WARNING, some folks are easily offended

Who Should You Worry About Offending?

WARNING, some folks are easily offended

“We don’t want to “O”ffend anyone.”

I hear this – a lot. The big “O” is feared by many businessmen and women. And, it’s not surprising. With social media’s ability to instantly take issues viral, businesses worry more than they ever have about ruffling feathers.

These days, if you tickle the right someone the wrong way, it can land you in a sh*t storm so quick you won’t know what hit you until it’s sticking to your face. When your bottom line is based on relationships, as nearly every business is, the big “O” is a valid fear.

The problem is, this fear can turn you vanilla. It can make you boring. It can make you unmemorable.

And that, is very bad. The businesses that thrive year in and year out build brand loyalty. They cultivate relationships. Their names stick in their clients’ heads.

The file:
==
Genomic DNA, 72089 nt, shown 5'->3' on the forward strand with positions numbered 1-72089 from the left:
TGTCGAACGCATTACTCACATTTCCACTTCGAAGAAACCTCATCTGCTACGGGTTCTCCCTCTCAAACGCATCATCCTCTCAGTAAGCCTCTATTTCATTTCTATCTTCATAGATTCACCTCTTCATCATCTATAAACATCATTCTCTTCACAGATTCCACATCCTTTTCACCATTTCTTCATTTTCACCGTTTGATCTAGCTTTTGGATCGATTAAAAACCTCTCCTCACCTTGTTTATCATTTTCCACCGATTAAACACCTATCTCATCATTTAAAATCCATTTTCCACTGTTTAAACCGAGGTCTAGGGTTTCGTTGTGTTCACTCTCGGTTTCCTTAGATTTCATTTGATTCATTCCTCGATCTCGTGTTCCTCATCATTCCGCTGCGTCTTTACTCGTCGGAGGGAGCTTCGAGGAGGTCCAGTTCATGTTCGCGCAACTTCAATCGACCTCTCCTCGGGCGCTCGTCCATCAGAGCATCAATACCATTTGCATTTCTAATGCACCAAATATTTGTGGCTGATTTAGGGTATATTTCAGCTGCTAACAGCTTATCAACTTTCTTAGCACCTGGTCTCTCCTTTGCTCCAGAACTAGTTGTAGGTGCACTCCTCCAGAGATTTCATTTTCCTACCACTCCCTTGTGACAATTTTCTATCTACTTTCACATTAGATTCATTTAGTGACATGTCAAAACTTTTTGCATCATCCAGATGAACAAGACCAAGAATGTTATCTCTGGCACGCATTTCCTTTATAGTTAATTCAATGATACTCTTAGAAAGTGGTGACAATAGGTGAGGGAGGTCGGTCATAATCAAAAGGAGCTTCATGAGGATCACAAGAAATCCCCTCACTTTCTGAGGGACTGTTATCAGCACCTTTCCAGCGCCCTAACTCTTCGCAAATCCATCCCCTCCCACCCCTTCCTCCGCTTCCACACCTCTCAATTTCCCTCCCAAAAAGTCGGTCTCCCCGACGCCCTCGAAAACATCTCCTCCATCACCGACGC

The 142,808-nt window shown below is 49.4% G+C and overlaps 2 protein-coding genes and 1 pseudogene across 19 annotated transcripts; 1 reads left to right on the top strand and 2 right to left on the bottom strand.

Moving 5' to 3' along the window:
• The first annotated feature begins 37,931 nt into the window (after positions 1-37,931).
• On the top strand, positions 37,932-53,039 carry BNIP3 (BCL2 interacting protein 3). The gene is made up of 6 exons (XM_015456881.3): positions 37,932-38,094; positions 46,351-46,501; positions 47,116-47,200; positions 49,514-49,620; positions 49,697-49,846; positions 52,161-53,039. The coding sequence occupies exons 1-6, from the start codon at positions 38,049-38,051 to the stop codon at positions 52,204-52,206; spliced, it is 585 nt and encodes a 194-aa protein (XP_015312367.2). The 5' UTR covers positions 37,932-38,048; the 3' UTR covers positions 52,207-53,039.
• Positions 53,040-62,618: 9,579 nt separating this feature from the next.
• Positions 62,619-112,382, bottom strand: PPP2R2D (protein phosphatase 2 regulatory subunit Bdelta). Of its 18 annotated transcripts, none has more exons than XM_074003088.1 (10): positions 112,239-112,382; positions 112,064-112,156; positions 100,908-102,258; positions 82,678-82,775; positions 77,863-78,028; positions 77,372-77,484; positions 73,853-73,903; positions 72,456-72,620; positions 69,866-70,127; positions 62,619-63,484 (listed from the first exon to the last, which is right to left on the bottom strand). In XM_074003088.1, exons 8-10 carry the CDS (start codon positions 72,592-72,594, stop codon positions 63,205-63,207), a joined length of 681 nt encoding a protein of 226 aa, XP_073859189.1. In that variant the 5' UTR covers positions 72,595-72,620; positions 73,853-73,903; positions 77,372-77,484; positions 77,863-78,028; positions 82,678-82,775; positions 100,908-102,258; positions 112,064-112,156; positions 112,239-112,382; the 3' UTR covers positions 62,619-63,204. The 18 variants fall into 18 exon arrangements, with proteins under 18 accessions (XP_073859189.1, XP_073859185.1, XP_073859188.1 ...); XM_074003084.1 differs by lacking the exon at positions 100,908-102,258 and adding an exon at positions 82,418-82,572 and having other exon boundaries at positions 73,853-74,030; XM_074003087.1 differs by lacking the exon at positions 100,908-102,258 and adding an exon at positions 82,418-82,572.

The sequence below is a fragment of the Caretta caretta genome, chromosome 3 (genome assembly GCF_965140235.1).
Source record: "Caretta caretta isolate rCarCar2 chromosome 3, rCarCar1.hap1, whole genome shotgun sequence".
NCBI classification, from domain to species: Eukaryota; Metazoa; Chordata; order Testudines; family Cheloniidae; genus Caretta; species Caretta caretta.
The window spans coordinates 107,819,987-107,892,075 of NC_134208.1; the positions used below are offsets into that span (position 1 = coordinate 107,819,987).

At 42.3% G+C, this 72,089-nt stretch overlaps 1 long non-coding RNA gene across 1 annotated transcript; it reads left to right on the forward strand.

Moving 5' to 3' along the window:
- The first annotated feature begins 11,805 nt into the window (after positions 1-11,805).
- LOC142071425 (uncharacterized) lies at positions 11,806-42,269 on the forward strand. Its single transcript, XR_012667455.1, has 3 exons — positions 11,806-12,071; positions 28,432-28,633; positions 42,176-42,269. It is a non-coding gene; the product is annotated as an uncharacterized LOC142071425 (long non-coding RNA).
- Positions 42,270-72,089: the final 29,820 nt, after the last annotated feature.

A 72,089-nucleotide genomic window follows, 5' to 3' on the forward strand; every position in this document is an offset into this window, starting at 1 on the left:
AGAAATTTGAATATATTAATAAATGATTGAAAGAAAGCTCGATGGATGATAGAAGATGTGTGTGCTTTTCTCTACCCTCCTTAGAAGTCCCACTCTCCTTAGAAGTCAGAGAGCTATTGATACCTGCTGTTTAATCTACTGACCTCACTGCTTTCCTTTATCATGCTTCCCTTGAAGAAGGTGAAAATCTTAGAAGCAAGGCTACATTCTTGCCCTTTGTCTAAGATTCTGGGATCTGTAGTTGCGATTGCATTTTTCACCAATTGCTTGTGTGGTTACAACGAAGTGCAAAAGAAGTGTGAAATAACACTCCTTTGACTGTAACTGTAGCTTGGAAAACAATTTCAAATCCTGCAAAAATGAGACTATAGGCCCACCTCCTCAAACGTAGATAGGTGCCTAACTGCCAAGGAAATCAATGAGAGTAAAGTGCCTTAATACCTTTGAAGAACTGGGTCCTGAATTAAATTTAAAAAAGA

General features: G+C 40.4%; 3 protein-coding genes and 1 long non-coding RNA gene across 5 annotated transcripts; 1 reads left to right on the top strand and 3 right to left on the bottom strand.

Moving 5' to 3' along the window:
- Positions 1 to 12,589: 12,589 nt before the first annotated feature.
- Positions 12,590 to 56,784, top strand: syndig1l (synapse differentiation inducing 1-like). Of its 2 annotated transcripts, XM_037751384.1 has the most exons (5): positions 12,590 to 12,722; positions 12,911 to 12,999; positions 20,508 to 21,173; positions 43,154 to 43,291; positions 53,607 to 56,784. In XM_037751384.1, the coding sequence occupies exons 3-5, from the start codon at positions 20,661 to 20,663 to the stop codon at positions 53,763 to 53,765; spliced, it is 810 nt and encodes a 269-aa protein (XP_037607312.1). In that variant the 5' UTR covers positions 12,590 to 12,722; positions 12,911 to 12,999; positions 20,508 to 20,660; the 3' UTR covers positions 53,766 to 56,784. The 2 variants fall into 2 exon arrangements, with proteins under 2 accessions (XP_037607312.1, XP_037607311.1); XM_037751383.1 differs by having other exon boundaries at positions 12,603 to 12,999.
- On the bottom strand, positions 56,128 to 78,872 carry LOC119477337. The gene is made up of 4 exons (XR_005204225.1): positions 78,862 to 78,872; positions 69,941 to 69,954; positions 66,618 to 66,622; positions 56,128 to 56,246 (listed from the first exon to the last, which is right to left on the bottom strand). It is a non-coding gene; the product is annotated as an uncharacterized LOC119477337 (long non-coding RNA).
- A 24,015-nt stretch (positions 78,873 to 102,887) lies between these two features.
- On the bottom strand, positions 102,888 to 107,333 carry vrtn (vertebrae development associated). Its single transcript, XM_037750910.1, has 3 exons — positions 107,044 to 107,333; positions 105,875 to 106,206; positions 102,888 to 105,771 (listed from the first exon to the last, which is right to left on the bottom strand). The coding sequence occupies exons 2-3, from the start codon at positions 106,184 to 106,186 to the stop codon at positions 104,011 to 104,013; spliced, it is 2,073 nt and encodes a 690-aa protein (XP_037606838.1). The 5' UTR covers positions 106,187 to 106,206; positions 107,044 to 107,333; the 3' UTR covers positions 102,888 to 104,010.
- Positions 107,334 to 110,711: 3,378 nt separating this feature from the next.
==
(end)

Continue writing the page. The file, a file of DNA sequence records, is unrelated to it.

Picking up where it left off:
How can you avoid being vanilla and the big “O” at the same time? You can’t. Let’s just put it out there right now. To be memorable, you have to take a stance about something. And when you take a stance, you’re going to offend someone.

The question is: Can you walk the line?

Walking the line takes guts. It takes the ability to wear a little mud on your face from time to time. It requires you to accept that there will always be a select few people with their panties in a bunch. While you need to be aware of this rag-tag group, the folks on which you need to concentrate are your target audience – your ideal customer. Can you do this?

You should. These are the individuals with whom you want to talk. They are the ones whose “offense-o-meater” you should worry about.

When you consider where to walk the line between offending and getting remembered, put yourself in your target audience’s shoes. If you were them, would your taglines, slogans, ad copy, and eblasts upset you?

If you answered yes, rethink your language.

Similarly, ask yourself if they are something you would remember. If you answered no, DEFINITELY rethink your language.

How does your business walk the line?